New York Times bestselling author and illustrator of over 60 books, Tedd Arnold was born in Elmira, New York in 1949. Tedd moved with his family to Florida at age 10 and soon began his first art lessons, held in an abandoned dentist's office in downtown Gainesville. He finished school and graduated from the University of Florida with a BFA. He met Carol, who became his wife. For 10 years he worked in textbook illustration, graphic design, and advertising. During that time, Carol received a master"s degree in early childhood education and taught kindergarten.
Tedd became interested in the picture books his wife read to her young students. Each evening he studied them cover-to-cover. When his first son, Walter, was born, Tedd and Carol happily took turns doing the bedtime read-aloud. He tried writing and illustrating his own stories, accumulating rejection slips for six years.
He moved his family to New York City as a book designer for a large publisher, where his second, son, William, was born. Tedd"s first book, No Jumping on the Bed!, was inspired by Walter's bed jumping in their aging Yonkers apartment building. Tedd soon quit his day job and moved back to his hometown, Elmira, to write and illustrate books and raise a family. Tedd, Carol, and three cats live there today. Both Walter and William are now grown and married.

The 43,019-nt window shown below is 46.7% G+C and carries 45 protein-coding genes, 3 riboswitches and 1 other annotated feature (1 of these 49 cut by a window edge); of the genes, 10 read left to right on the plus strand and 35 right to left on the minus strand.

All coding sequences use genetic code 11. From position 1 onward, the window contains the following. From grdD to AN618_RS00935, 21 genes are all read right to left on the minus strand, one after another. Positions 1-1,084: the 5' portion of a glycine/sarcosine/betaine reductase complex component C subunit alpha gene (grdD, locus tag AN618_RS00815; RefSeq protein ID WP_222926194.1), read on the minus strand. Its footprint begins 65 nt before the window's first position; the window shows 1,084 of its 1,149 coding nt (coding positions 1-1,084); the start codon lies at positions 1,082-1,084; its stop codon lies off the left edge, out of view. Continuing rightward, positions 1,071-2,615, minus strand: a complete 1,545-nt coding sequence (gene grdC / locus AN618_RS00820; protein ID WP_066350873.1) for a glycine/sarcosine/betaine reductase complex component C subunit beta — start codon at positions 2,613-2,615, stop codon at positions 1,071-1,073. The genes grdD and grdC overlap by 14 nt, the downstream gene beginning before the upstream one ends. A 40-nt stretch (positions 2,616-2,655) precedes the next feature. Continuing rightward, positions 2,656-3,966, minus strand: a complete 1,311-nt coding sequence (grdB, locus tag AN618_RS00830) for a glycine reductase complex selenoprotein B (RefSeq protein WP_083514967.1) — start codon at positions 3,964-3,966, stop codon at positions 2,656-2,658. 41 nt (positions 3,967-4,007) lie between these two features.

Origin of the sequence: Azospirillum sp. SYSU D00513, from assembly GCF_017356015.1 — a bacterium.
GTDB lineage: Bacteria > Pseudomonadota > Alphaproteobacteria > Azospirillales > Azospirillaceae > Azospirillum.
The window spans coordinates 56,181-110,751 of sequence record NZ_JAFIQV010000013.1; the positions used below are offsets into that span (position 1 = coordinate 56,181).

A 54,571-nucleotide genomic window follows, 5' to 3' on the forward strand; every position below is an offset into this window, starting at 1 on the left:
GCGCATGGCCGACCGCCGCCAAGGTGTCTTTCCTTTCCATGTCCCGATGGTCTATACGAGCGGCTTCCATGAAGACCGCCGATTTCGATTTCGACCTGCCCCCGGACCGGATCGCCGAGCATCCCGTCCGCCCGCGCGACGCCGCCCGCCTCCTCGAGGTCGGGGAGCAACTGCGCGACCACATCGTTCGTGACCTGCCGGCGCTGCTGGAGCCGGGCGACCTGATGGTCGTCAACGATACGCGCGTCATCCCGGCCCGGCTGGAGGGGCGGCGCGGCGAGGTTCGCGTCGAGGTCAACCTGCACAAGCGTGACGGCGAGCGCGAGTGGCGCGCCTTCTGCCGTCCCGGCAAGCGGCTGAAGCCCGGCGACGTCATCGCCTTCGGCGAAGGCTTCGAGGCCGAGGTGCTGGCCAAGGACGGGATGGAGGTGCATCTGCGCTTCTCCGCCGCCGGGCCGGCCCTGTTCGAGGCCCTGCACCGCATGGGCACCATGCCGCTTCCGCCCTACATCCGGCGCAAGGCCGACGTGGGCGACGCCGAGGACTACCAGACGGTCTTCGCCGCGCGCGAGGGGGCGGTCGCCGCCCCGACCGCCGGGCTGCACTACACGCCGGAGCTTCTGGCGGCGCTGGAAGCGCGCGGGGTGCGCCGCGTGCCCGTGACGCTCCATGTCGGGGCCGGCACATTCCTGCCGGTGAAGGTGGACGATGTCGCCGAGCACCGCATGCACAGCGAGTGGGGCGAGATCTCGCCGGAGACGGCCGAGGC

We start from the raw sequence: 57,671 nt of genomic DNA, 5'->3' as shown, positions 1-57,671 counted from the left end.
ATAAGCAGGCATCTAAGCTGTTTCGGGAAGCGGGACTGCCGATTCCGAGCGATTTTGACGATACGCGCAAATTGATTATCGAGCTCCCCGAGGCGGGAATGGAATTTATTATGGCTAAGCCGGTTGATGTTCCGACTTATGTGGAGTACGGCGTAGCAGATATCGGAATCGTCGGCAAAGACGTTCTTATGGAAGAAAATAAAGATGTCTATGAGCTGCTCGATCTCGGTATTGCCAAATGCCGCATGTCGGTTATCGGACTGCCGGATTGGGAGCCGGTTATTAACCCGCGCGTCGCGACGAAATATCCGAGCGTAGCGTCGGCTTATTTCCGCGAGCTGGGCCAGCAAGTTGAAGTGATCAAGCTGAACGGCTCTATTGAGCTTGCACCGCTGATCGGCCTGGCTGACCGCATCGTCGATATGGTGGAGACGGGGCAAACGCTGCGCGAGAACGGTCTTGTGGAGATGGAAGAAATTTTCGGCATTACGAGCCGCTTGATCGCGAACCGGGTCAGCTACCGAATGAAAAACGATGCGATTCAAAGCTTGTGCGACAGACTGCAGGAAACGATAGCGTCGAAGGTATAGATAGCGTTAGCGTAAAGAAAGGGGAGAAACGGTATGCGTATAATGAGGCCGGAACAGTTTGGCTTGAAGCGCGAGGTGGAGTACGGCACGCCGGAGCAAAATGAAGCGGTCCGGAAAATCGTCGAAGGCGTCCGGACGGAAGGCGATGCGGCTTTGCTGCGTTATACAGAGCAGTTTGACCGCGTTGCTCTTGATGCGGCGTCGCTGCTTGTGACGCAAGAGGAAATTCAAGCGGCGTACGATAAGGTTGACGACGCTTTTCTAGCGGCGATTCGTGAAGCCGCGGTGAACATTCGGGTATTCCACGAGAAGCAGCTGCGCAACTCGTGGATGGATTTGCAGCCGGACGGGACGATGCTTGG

Tedd's first book, No Jumping on the Bed!, became an IRA-CBC Children's Choice book, Green Wilma (a PBS Storytime featured title) and Parts (Parents Magazine 50 All-time Best Children's Books). He is also a two-time winner of the ALA's Theodor Seuss Geisel Honor for Hi! Fly Guy and more recently, I Spy Fly Guy.
Tedd has often said, “I've always been an artist.” But he's had a variety of jobs before becoming an author, including newspaper boy, soldier, hamburger cook, popcorn popper at a drive-in movie theater, worm counter at a fishing tackle store, designer, and advertiser. He's happy to say he loves his current job the most. “All my life I've been drawing and painting. Yet in hindsight, I recognize that with all my art activities, written words were never far away. My grade school cartoons had word balloons. College artworks often displayed lengthy titles. In advertising, I wrote the headlines and text for the ads I illustrated. The writing was never more than an accessory to lend support to my art. The pictures were the real thing for me, the fun. However, with each new book I write, I learn more about the magic in the words---how a few pieces of the alphabet can create, shape, or change whole story worlds. And stories are what create pictures.”
“If anyone were to ask me, "What"s the biggest surprise of your career in children"s books?" I would have to answer, "Going back to elementary school!" I never knew that visiting schools would be part of my job description. But meeting and talking with young readers in classrooms and libraries is something that I love.”